Clayton Kershaw’s dominant playoff run helps to bolster his legacy


Going through his signature wind-up, pitcher Clayton Kershaw gets ready to deliver a pitch. Kershaw was finally able to win his first championship after a long history of postseason disappointment during his time with the Dodgers.

John Robbins, Staff Reporter

For the first time in over thirty years, the Los Angeles Dodgers, led by pitching great Clayton Kershaw, had the chance to celebrate winning a World Series title. Kershaw is considered the best pitcher of the last decade, posting a 149-53 record and an earned run average (ERA) of 2.24. His dominance during the regular season resulted in top-five finishes for the National League Cy Young award during a remarkable run from 2011-2017. These career accomplishments likely already made him a lock to be a future Hall-of-Famer. However, with the coveted championship title finally in his grasp, he can rest easy knowing he will be featured in Cooperstown one day. Kershaw had historically underperformed in the postseason and was frequently chastised by the media for it. His career record in the playoffs up until this year featured a losing record and the second-highest ERA for elimination games in MLB history. However, the Dodgers often found bad luck towards the end of the season, due to injuries, hitting slumps, or outright cheating by the other team (the Astros in 2017). With a high-powered offense featuring sluggers Mookie Betts and Cody Bellinger, the Dodgers were finally able to cross the finish line. Kershaw himself put together a nice string of performances in Games 1 and 5 of the World Series respectively.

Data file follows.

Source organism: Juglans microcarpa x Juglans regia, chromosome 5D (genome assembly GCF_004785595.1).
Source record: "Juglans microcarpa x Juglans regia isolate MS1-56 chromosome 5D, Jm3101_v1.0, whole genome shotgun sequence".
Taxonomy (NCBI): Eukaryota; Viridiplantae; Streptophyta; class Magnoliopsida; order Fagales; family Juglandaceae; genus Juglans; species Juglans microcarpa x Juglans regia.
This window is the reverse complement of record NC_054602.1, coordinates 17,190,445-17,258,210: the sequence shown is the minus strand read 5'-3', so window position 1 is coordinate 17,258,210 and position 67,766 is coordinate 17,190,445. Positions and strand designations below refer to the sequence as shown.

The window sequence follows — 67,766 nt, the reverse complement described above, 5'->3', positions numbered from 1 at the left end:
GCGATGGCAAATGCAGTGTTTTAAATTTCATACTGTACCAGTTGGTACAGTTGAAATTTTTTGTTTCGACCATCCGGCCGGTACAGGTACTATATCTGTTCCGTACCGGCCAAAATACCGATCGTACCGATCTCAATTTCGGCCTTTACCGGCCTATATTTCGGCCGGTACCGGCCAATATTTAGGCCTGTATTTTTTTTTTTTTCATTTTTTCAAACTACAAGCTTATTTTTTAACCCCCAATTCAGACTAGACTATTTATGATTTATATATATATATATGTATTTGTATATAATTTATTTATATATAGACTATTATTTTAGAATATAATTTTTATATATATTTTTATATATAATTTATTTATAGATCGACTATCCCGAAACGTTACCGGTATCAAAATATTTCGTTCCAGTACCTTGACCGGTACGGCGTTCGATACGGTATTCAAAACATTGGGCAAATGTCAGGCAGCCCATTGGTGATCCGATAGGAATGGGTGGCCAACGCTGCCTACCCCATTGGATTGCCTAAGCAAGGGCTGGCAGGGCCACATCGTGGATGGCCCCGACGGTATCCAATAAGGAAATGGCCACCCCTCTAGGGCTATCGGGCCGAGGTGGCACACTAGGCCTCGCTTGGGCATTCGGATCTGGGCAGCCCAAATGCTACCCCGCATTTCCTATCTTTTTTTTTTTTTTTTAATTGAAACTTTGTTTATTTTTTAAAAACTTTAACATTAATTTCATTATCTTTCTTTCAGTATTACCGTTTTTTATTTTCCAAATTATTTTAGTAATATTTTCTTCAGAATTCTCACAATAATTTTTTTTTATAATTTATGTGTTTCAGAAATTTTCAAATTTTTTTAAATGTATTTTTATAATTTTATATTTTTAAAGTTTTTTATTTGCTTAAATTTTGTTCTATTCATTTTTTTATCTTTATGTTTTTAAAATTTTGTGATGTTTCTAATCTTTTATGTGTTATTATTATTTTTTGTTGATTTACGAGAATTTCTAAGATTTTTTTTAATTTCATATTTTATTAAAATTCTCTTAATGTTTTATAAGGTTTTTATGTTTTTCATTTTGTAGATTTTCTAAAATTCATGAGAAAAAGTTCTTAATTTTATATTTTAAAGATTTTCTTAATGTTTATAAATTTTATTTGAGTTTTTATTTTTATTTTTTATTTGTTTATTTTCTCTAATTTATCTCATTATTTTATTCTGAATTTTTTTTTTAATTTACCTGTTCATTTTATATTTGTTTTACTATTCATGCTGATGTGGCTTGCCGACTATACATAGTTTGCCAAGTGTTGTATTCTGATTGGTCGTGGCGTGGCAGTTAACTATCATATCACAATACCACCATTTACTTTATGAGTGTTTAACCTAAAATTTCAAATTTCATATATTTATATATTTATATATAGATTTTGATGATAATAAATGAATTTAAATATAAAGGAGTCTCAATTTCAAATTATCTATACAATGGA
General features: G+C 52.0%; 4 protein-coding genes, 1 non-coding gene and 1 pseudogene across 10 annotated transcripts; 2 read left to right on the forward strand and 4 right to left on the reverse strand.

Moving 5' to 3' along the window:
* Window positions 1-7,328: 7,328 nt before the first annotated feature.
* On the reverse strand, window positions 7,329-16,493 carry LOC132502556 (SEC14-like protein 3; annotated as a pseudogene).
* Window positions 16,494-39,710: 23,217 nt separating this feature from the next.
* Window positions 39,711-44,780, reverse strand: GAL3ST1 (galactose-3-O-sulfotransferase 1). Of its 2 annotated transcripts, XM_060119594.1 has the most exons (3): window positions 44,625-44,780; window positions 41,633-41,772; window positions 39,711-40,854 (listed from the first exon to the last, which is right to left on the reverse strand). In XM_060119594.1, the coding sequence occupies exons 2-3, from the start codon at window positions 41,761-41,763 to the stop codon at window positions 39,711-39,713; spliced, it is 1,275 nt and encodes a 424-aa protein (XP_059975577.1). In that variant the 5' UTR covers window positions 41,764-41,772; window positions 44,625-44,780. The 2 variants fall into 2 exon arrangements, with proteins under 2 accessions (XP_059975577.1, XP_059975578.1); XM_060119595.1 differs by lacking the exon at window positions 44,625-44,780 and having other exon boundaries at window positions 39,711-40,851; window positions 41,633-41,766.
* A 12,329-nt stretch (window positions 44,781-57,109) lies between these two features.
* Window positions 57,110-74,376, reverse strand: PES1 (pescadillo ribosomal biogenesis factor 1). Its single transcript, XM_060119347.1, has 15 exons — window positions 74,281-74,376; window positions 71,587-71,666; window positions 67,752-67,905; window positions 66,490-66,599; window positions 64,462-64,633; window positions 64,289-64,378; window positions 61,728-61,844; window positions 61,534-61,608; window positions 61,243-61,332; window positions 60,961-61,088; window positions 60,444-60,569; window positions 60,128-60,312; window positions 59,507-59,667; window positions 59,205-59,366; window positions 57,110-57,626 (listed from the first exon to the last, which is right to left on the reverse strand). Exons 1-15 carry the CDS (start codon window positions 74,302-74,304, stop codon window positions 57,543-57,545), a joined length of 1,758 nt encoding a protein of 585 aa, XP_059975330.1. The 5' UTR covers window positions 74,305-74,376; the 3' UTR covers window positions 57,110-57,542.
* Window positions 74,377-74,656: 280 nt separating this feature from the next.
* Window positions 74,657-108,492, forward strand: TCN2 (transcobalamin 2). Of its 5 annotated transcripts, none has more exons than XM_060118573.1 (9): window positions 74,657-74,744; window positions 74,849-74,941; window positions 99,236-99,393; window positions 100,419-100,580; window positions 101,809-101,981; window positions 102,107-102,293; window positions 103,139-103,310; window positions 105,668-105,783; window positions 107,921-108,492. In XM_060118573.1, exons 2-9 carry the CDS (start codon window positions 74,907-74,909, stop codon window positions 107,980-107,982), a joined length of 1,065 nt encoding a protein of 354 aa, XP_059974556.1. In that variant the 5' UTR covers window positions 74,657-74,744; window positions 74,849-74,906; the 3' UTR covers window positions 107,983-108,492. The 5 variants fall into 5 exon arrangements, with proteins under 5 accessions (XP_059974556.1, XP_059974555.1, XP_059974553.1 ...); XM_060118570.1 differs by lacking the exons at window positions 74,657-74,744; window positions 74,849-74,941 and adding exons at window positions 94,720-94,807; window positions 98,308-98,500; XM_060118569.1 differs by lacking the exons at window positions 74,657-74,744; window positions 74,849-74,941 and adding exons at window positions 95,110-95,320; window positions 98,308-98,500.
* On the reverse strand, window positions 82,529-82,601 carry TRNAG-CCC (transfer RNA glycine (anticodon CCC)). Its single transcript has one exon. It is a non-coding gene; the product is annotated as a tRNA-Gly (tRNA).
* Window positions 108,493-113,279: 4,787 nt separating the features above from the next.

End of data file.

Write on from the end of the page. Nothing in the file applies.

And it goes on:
While Kershaw did not want to talk about what winning the title meant to him specifically, it had to feel like a huge weight was lifted off his shoulders last month. His main rival as the “best pitcher in baseball,” Max Scherzer, had already won a title last year as the ace for the Washington Nationals. Always a team player, Kershaw is not one to brag much or try to outshine his teammates in postgame interviews. Following this season, he mentioned being thankful to be known as a champion and to do something he loves every day for a living. He finally won his championship and is no longer defined by the postseason struggles that marred his prime playing days. While Kershaw is still elite, he may never get back to his prime where he was in the running for the MVP award every season.
However, that does not mean his team will be out of the running anytime soon. With the aforementioned high-powered offense, stellar defense across the starting lineup, and a front office willing to spend whatever it takes to field a contender, the Dodgers are set up well for success. Do not be surprised if they are able to go on a run, win multiple titles in a row, and become the first dynasty since the Yankees teams in the late 1990s. Junior Sean Bryant weighed in on the pitcher: “Never been a huge baseball fan, but if I happen to catch a game with Kershaw pitching, he’s been lights out every time.” Whatever the team does now, Kershaw will still be the leader of the organization and the person people think of first on the Los Angeles Dodgers.